Schools must have a legitimate reason to demand students provide their social media passwords under a bill signed into law this week by Gov. Bruce Rauner.
Chief sponsor Rep. Mike Fortner, R-West Chicago, said his bill — HB 3527 — strikes a balance between student privacy and school districts’ legitimate needs to investigate problems such as bullying.
“There are still different ways to get that information,” he said. “What they can’t do is to ask for that password and go off and use that password on their own,” he said.
Brian Schwartz of the Illinois Association of Principals said the measure appears well balanced.
“We think it’s a much better bill and a much better law and will allow building-level administrators to investigate violations of school district policy but still allow (for) and protect kids privacy,” he said.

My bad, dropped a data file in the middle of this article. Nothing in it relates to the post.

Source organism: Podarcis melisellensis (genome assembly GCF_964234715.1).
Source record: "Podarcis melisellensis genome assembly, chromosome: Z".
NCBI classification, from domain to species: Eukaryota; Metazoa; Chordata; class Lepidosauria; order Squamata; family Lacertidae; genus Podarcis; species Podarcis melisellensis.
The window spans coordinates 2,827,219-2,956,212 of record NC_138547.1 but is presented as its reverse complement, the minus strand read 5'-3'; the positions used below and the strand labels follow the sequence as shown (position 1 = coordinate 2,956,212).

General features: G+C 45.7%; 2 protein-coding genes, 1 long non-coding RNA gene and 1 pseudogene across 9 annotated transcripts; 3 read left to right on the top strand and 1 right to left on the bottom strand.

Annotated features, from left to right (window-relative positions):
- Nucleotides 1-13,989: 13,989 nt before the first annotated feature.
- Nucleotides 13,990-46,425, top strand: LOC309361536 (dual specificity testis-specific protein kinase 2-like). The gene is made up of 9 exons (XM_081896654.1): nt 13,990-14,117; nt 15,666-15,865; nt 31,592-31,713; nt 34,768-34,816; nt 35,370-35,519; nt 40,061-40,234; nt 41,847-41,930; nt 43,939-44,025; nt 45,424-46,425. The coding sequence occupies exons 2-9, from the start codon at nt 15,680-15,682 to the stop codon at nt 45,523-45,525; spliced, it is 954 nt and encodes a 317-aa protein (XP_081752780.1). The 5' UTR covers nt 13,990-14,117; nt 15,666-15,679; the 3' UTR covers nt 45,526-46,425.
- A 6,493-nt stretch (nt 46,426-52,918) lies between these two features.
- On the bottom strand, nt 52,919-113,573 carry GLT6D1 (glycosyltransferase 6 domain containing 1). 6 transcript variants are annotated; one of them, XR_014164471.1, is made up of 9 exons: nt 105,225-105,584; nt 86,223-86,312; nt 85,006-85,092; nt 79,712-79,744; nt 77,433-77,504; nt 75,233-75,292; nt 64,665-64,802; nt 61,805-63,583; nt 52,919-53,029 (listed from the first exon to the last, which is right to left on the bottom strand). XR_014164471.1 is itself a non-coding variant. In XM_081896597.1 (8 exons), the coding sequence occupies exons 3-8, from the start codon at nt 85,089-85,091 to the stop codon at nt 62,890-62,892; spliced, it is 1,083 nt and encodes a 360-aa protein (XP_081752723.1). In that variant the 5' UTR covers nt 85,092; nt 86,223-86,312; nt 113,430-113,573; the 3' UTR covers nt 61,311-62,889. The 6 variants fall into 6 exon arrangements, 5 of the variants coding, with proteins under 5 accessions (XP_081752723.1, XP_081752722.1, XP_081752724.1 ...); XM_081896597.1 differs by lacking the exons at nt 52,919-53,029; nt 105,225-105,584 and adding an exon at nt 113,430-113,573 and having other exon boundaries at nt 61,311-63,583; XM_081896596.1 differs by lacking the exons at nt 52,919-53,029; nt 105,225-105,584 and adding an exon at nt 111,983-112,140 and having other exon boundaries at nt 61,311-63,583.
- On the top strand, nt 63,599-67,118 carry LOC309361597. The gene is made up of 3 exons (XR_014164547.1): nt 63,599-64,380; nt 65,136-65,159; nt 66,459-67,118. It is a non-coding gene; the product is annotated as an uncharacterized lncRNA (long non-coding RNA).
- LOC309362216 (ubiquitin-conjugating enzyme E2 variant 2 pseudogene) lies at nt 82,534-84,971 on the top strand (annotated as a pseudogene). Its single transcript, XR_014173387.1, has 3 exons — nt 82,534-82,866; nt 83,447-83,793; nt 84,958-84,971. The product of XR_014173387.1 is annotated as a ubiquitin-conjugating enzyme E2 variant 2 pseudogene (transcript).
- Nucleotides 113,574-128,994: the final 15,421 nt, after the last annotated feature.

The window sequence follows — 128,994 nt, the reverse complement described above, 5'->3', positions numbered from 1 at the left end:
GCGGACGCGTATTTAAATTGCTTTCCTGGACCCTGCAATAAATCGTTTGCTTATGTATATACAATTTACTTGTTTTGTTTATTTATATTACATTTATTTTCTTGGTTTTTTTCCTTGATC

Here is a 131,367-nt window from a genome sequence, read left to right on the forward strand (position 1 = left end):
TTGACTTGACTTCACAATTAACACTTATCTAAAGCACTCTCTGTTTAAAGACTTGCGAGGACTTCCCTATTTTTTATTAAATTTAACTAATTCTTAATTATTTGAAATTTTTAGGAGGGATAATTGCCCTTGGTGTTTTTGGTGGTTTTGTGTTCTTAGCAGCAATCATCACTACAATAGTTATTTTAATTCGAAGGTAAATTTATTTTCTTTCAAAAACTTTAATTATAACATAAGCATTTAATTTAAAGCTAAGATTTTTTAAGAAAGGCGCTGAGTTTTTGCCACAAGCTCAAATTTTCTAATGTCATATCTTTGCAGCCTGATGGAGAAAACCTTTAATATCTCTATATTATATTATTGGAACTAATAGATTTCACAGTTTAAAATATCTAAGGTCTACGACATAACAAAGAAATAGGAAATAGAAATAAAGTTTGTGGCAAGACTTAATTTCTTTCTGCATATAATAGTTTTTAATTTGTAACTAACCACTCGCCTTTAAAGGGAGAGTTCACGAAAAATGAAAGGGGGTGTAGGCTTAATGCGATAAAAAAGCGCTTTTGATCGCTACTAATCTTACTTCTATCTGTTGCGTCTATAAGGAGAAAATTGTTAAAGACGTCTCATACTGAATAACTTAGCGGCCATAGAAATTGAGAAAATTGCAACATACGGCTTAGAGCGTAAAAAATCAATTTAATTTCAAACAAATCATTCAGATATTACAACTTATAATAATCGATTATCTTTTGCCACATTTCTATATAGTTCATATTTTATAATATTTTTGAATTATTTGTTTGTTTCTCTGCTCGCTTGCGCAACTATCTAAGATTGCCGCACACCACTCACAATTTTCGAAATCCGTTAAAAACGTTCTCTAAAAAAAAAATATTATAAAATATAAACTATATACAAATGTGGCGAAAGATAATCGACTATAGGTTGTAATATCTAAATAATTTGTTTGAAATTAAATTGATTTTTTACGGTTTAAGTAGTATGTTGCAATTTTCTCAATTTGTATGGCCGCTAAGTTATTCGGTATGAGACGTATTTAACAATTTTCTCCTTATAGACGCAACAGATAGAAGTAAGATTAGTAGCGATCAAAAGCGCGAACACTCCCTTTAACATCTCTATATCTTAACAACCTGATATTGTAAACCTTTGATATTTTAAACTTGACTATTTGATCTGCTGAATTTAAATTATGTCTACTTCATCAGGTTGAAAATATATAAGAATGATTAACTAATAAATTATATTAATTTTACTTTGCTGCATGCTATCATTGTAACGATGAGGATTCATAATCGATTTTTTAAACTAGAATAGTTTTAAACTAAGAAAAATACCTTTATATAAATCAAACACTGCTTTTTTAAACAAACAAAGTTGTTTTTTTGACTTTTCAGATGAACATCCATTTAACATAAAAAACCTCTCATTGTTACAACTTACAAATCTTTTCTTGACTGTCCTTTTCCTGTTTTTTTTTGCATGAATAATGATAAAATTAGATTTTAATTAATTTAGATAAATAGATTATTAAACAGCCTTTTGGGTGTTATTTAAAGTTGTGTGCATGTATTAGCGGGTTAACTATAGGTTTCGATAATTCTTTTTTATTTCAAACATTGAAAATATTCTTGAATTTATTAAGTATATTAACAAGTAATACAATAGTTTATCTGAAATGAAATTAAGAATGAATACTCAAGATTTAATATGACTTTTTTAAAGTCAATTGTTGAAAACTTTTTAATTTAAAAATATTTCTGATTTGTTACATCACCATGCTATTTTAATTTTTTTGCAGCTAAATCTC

Fortner’s measure defines and clarifies a reasonable-cause requirement, whereas earlier legislation was sometimes being cited as justification to implement blanket policies.
Under the new measure, a school would now need reasonable cause — such as report by a victim, parent or witness — before entering students’ social media spaces to look for information.
“There should be a real event going on before demanding private passwords, otherwise it’s just fishing without cause,” Fortner had said.
The new act takes effect immediately.